Diversity Statements Added to English Department Syllabi

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Diversity Statements Added to English Department Syllabi

(Courtesy of the College of Humanities)

(Courtesy of the College of Humanities)

(Courtesy of the College of Humanities)

(Courtesy of the College of Humanities)

By Joseph A. Moss

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Diversity and inclusion has been the goal of Joy Pierce, associate dean of the College of Humanities, since the start of her time here at the University of Utah. As she’s worked to turn pushes for diversity into concrete policies, she’s changed the College of Humanities — for now, one syllabus at a time.

Scott Black, the English Department Chair, said his department did not switch to requiring diversity statement on its own. “We were told earlier this year by the college that us, as a department, had to come up with our own diversity statement that would go on all our syllabi.”

“Before this, professors on their own were welcome to have their own statement if they chose to, which many did and have,” Black said.

“Rather than have a college diversity committee I wanted there to be a task force,” Pierce said. “This would mean that we would implement policies that would last longer than a one-year committee where we would discuss things.”

“So last year” — the same year that Pierce began her tenure as the associate dean — “I put together a committee with a representative from every department, as well as some of the programs and centers we have.” This committee included “full professors, associate professors, assistant professors, career-line instructors and staff, so that everyone on all levels has a voice.”

“When I asked everyone what their priorities were — other than consistent training — diversity was what came up.” These comments encouraged the College of Humanities to actively work toward increasing diversity. Their mission included a “diversity statement for each department and at the college level and a prominent place on the websites where there could be resources available for students, staff and faculty.”

After implementing this policy, Pierce realized there were still roadblocks in encouraging a safe, diverse classroom environment. “In doing this, we realized that some faculty weren’t quite sure with how to intervene, when to intervene, what things crossed the lines or didn’t in terms with microaggressions, implicit biases and so on,” Pierce said. “After hearing this, we determined that it would be a good idea to have each department to create their own civility statement or diversity statement — whichever was most appropriate for their discipline.”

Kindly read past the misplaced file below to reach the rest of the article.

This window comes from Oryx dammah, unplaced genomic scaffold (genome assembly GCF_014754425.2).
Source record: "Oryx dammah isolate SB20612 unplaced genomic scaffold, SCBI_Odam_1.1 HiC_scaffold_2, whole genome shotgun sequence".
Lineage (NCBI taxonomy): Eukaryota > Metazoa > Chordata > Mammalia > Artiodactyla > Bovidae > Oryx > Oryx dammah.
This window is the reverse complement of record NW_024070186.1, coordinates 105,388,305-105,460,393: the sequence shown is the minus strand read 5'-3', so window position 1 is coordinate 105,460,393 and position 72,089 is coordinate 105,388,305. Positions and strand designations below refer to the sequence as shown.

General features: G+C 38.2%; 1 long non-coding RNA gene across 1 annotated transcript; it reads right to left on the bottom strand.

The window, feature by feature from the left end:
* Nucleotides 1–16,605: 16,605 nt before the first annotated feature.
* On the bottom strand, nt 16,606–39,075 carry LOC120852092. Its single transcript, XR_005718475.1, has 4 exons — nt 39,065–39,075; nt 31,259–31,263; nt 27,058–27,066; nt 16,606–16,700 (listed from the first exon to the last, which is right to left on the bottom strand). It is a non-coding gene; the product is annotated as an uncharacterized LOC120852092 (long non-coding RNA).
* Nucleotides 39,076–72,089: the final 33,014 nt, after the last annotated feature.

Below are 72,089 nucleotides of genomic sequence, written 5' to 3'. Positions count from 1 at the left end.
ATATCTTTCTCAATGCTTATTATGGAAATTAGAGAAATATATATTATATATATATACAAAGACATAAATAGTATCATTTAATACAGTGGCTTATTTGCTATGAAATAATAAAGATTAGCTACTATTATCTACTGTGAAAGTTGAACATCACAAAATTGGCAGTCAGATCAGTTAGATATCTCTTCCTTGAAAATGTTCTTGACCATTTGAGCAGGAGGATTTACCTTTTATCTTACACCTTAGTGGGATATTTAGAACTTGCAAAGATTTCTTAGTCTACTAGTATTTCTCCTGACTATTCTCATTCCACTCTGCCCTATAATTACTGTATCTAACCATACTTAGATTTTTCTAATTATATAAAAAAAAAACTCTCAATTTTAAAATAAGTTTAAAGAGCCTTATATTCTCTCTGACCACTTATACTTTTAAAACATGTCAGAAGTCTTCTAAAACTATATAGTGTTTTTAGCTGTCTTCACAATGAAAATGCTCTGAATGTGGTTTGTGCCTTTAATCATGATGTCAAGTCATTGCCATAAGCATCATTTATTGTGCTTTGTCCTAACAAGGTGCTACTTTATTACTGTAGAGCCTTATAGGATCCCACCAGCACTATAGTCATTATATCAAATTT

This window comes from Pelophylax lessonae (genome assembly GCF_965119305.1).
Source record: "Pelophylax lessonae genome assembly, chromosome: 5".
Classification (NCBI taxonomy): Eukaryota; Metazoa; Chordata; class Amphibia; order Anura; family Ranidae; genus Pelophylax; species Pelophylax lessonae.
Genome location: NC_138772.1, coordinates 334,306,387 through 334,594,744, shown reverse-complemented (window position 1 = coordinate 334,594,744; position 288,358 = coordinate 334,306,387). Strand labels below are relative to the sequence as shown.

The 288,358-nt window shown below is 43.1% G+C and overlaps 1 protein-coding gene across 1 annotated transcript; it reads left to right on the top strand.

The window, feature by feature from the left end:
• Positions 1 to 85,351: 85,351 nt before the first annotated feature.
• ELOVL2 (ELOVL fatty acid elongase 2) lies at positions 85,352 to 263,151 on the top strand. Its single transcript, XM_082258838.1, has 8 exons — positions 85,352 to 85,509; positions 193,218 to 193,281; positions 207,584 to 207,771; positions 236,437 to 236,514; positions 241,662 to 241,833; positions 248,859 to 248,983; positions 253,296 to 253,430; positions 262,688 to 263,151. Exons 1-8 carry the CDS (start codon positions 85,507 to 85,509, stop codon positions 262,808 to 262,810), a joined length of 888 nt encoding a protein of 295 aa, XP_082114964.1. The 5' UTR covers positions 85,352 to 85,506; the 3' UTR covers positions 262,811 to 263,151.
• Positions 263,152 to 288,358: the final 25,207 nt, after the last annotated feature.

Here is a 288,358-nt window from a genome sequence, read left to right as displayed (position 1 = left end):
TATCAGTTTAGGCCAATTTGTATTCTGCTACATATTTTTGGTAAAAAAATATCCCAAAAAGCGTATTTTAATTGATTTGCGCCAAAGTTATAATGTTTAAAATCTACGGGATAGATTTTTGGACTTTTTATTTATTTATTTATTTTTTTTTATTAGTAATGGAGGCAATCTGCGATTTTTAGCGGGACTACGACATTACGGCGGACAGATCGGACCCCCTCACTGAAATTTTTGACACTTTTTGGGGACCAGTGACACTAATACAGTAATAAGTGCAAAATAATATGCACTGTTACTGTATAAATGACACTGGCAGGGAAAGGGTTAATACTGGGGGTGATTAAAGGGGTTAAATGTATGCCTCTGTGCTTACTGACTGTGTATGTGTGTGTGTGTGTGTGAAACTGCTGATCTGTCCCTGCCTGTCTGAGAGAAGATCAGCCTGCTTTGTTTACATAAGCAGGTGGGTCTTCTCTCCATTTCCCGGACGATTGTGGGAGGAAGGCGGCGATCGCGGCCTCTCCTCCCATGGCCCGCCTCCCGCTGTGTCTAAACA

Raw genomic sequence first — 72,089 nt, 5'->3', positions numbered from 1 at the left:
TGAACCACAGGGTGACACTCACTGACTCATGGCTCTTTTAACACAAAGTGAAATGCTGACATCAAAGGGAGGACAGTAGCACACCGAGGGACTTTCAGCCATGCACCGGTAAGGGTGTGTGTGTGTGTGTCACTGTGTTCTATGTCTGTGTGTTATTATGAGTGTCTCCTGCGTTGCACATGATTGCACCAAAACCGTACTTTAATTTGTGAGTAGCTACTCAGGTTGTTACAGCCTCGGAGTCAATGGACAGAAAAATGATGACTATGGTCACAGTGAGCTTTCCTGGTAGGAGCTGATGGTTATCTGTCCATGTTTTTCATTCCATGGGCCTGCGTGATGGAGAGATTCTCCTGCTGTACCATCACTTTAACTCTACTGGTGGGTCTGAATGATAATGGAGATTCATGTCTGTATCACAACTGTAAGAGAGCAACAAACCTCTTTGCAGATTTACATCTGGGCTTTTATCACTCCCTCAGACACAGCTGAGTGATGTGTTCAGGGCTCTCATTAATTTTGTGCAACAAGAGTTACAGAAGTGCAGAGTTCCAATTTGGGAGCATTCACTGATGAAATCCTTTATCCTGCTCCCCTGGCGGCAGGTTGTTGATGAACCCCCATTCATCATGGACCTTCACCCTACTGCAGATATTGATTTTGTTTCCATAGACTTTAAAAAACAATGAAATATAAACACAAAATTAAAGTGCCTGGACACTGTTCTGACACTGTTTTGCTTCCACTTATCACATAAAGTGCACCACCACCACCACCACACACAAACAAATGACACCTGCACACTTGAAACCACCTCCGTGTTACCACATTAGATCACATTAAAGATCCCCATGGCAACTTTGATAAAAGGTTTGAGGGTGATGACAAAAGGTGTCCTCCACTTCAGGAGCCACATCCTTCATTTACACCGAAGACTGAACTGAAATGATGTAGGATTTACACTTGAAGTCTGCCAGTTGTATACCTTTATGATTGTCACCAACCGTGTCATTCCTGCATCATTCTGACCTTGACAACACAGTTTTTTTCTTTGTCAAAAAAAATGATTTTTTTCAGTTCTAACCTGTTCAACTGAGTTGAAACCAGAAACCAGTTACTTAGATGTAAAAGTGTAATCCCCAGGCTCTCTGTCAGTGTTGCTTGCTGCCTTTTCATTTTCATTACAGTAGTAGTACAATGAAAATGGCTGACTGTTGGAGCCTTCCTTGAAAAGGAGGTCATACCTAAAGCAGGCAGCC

Pierce said this policy needs to be included in every department syllabus.

What would happen if a professor doesn’t have the diversity statement on their syllabus, or does something that goes agains the statement?

“If a student feels there has been offensive language or discrimination by the instructor, a student could go the department chair or me and I’ll write the report,” Pierce, who is also the deputy Title IX coordinator for the College, said. Since she is the associate dean for faculty and academic affairs, she herself handles all faculty matters, meaning she would be the one the departments or college itself would turn to for a solution.

Pierce believes that it is unlikely a department would not have a diversity statement. “This was an informed decision by the college, so they all should have one.”

Pierce made this change a reality within a year of starting her new position. “It’s based on the task force,” she said. “They have stated they want information more prominent on our website. Be it a statement, resources, just something.”

To report discrimination within a class, consult respective department chairs, associate deans or the Office of the Dean of Students. However if an incident takes place in the College of Humanities, contact Pierce.

 

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